Associated Press writers Samuel Petrequin and Ciaran Fahey contributed.

More Tour de France coverage: https://apnews.com/tag/TourdeFrance

Andre Cardoso banned four years for doping

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AIGLE, Switzerland — The International Cycling Union says it imposed a four-year ban on Portuguese rider Andre Cardoso for doping with EPO ahead of the 2017 Tour de France.

The UCI says its anti-doping tribunal gave its verdict, in a case opened almost 17 months ago.

Cardoso tested positive for the endurance boosting hormone two weeks before the Tour.

He was suspended by Trek-Segafredo, which selected Cardoso as a specialist climber to support team leader Alberto Contador.

The 34-year-old Cardoso had career top-20 finishes in the Giro d’Italia and Spanish Vuelta, and competed in the road races at the 2008 Beijing Olympics and 2016 Rio de Janeiro Olympics.

Pro riders union upset by doping control during cycling gala

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PARIS — The professional cyclists’ union is urging anti-doping authorities to treat athletes in a more respectful manner after a Belgian rider was forced to leave a cycling gala to follow anti-doping inspectors for an out-of-competition test.

Pieter Serry, who rides for the Quick Step team, missed the Gala of the Flandrien on Tuesday after doping inspectors came to the ceremony to take samples.

In a statement published Wednesday, the riders’ association (CPA) complained about “another case of non-respect for the privacy of the riders” and criticized the odd timing of some doping controls.

“There have been cases reported where the riders were checked on their wedding day, during a funeral or on their child’s first day of school,” said Gianni Bugno, the president of the CPA. “Now we read about the case of Pieter Serry, controlled in the offseason, out of the hour scheduled, while at the Flemish cycling festival. … The riders pay 2 percent of their prizes to make these controls possible, they are the only athletes in the world who pay the anti-doping from their own pockets,” Bugno said. “The riders respect the measures required for the fight against doping, but at least they ask for the respect of their private life in return.”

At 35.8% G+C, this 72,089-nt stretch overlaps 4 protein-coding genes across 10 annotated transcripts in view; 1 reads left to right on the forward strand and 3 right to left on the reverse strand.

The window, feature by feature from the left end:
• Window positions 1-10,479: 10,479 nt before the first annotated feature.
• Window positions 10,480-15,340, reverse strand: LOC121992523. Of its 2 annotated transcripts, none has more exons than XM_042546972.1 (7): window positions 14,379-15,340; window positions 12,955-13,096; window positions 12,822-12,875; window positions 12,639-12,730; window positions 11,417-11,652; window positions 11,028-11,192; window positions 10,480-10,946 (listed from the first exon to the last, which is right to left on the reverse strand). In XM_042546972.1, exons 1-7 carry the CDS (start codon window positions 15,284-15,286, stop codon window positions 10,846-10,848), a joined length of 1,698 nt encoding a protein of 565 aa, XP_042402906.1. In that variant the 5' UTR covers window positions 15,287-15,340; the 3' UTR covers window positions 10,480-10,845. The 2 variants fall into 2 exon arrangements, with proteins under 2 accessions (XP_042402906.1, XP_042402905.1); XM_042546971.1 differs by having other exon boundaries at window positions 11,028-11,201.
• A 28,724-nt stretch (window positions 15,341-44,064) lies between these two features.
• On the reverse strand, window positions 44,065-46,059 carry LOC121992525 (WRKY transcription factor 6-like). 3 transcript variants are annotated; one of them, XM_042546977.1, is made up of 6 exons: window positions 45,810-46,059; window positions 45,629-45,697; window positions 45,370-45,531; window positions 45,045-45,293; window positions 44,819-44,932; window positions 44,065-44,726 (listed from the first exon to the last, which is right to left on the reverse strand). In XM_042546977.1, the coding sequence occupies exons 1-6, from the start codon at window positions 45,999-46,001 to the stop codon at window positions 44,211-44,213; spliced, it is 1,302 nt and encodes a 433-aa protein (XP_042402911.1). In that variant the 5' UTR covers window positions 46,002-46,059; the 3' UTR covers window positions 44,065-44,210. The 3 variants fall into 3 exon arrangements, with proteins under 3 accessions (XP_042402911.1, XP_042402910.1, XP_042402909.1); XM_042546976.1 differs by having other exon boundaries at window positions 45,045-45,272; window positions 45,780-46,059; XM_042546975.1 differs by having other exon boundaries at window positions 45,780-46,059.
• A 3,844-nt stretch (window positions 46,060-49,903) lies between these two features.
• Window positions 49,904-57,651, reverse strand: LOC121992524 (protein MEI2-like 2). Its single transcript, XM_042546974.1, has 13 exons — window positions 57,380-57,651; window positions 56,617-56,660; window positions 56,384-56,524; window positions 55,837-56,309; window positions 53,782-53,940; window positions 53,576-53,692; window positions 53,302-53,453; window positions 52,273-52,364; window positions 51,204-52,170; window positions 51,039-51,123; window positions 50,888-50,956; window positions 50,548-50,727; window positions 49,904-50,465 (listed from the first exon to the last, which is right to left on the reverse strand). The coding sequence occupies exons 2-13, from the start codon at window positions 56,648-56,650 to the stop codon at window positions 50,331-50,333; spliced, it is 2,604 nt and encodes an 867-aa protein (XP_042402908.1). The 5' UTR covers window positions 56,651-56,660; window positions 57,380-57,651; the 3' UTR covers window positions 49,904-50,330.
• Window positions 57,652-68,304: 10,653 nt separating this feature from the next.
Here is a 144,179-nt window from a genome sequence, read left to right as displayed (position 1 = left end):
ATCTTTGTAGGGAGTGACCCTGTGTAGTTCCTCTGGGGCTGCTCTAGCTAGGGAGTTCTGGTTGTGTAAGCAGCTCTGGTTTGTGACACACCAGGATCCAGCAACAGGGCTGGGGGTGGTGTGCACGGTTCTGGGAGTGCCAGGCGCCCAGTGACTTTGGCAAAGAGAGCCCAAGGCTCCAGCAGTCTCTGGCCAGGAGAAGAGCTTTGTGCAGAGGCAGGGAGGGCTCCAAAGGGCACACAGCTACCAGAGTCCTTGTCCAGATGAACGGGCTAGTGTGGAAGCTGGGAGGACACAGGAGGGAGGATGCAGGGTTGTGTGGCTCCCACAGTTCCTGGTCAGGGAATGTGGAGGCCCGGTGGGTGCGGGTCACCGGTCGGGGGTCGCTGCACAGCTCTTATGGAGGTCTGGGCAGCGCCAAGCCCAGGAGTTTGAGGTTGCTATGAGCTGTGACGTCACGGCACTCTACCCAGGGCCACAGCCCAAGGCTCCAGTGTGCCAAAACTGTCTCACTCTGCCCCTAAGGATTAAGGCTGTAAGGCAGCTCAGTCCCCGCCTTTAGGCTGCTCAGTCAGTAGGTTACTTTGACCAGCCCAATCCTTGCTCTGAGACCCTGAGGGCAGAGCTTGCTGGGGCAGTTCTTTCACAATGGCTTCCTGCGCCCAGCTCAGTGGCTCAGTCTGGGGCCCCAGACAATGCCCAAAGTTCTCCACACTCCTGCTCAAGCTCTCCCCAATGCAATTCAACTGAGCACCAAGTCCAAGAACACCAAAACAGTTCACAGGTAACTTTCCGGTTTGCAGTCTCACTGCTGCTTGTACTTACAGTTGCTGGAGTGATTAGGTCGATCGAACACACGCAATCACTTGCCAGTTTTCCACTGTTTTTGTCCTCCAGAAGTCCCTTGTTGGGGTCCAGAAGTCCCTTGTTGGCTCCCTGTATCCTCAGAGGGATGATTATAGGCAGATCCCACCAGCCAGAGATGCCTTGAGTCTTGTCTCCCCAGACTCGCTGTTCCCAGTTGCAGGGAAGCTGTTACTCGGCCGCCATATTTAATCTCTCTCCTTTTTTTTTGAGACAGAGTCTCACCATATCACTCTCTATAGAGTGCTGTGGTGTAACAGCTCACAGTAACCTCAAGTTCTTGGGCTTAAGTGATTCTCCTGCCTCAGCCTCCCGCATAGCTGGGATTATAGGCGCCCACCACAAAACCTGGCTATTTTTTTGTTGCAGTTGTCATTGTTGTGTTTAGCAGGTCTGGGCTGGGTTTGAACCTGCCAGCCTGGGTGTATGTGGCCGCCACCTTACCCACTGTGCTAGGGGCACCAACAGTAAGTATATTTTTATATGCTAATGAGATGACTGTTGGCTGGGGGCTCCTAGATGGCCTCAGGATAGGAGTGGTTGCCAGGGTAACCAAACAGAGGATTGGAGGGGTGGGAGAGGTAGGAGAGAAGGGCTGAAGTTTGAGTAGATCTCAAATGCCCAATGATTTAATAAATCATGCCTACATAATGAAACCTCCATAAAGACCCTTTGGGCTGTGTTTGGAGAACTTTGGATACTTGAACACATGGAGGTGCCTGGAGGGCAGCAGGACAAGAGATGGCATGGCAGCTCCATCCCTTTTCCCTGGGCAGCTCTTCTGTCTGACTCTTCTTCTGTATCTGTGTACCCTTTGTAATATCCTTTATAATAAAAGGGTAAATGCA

Belgian media quoted Serry as saying he had already been tested two weeks ago and told antidoping authorities he was available from 7 a.m. to 8 a.m. at his home.

“I understand that there must be checks and that people have to do their work, but two checks immediately after each other, out of season, is simply a waste of money. I feel like a prisoner with an ankle monitor,” Serry was quoted as saying.

The CPA added it will try to find out whether it was the Belgian anti-doping agency, the national cycling federation or Cycling’s anti-doping foundation (CADF) which ordered Serry’s test.

“In addition, the CPA will present an official request to all the bodies involved in the fight against doping and the UCI to establish a code of conduct for the controllers, to ensure the respect for the private life of the athletes, at least in certain circumstances,” the CPA said.